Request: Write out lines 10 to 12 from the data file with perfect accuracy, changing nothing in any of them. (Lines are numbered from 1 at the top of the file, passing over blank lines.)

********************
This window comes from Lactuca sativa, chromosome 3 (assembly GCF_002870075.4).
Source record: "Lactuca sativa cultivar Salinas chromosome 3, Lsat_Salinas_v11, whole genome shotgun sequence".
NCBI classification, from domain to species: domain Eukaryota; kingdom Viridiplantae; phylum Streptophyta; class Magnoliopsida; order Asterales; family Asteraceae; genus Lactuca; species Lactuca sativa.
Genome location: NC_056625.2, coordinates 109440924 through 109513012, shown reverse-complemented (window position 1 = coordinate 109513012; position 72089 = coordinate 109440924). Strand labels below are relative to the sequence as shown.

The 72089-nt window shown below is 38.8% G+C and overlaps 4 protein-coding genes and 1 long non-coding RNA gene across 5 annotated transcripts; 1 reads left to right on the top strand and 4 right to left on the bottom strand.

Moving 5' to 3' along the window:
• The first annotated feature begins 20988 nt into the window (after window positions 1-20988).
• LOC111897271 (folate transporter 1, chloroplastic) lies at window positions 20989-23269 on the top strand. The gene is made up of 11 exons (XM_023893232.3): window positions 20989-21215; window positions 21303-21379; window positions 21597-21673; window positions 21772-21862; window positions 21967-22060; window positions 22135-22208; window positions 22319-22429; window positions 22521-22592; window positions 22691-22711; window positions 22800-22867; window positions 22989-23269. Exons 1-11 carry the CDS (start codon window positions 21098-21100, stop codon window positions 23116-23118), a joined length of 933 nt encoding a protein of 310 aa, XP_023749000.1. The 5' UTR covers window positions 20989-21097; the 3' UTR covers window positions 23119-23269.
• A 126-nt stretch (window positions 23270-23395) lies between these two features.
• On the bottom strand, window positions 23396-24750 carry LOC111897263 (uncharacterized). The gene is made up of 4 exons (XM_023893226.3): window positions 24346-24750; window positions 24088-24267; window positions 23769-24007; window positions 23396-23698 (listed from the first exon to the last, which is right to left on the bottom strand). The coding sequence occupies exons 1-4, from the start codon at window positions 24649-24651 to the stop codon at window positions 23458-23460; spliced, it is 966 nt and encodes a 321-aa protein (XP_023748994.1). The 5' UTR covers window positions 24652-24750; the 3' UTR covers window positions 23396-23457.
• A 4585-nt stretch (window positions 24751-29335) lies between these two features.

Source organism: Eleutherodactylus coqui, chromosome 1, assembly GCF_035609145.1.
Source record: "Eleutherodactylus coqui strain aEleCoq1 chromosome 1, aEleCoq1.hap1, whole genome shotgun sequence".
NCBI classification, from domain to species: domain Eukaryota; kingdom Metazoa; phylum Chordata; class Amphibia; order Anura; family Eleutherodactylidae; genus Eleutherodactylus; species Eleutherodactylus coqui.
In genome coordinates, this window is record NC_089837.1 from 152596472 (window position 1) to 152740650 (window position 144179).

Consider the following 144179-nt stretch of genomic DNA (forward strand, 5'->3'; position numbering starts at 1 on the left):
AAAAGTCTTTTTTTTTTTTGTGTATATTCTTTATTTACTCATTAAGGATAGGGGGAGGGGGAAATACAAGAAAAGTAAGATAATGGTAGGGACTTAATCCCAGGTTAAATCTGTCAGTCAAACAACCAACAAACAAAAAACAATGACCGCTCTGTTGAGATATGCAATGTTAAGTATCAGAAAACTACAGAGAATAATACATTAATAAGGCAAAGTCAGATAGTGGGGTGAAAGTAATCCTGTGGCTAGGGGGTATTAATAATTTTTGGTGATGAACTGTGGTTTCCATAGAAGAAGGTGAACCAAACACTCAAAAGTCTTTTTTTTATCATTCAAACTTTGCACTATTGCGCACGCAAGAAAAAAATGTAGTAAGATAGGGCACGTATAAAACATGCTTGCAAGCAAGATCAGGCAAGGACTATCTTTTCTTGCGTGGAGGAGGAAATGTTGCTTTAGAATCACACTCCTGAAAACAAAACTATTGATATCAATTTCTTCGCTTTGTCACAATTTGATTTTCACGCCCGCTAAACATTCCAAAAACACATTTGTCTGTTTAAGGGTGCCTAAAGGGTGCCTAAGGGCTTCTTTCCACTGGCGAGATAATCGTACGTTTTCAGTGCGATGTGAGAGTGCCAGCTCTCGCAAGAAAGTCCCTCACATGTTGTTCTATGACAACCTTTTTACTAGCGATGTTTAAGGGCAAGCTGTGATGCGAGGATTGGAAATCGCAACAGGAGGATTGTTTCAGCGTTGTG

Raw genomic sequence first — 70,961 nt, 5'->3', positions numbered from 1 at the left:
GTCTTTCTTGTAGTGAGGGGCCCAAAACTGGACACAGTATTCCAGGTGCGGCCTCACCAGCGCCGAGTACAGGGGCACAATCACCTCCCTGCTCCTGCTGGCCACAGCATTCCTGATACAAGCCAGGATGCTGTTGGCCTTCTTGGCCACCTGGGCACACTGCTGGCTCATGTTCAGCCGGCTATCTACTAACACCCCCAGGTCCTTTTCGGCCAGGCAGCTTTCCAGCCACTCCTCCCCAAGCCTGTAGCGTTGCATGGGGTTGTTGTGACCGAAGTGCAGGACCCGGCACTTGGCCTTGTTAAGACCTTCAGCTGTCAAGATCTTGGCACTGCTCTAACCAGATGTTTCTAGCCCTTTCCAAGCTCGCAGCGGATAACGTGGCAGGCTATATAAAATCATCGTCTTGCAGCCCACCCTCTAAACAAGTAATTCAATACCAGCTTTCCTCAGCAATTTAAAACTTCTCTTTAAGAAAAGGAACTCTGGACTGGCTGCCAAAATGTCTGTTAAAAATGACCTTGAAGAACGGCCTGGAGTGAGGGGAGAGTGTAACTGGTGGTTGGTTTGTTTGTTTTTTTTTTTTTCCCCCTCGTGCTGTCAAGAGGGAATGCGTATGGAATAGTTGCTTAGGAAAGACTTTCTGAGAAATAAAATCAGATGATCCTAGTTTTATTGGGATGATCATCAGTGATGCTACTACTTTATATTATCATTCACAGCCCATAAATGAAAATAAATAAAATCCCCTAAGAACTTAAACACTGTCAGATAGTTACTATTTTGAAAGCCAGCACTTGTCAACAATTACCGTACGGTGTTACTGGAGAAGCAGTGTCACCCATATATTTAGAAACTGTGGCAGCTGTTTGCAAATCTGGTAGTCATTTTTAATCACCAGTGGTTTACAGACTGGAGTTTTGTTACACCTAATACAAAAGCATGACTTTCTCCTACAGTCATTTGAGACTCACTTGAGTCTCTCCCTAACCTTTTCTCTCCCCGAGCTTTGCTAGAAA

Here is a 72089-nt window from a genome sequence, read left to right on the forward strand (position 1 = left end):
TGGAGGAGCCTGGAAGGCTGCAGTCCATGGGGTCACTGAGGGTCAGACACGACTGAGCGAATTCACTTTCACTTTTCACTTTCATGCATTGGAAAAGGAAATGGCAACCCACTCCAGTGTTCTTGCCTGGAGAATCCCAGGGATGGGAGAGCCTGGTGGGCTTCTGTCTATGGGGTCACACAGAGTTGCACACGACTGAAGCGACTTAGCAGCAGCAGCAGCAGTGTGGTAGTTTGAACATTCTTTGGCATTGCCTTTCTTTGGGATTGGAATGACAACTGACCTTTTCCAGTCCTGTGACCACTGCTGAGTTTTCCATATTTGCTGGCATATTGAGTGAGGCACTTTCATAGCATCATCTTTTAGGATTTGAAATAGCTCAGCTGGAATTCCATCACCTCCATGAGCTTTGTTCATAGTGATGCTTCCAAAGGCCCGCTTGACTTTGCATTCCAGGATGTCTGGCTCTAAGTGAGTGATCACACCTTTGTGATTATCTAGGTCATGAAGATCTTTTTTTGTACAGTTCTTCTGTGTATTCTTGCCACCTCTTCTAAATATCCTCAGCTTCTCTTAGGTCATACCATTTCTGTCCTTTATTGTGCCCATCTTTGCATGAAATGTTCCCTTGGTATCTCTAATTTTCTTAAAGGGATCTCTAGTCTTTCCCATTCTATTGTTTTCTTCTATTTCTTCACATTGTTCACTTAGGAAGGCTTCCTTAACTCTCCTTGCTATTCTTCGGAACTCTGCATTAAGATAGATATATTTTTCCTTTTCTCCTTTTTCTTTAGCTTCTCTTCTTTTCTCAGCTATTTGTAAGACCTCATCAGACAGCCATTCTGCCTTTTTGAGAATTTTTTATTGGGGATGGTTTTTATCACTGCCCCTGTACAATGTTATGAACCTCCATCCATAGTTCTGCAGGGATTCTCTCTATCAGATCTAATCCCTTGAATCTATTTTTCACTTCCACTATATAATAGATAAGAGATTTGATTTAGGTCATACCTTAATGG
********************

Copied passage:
• On the bottom strand, window positions 23396-24750 carry LOC111897263 (uncharacterized). The gene is made up of 4 exons (XM_023893226.3): window positions 24346-24750; window positions 24088-24267; window positions 23769-24007; window positions 23396-23698 (listed from the first exon to the last, which is right to left on the bottom strand). The coding sequence occupies exons 1-4, from the start codon at window positions 24649-24651 to the stop codon at window positions 23458-23460; spliced, it is 966 nt and encodes a 321-aa protein (XP_023748994.1). The 5' UTR covers window positions 24652-24750; the 3' UTR covers window positions 23396-23457.
• A 4585-nt stretch (window positions 24751-29335) lies between these two features.

Source organism: Eleutherodactylus coqui, chromosome 1, assembly GCF_035609145.1.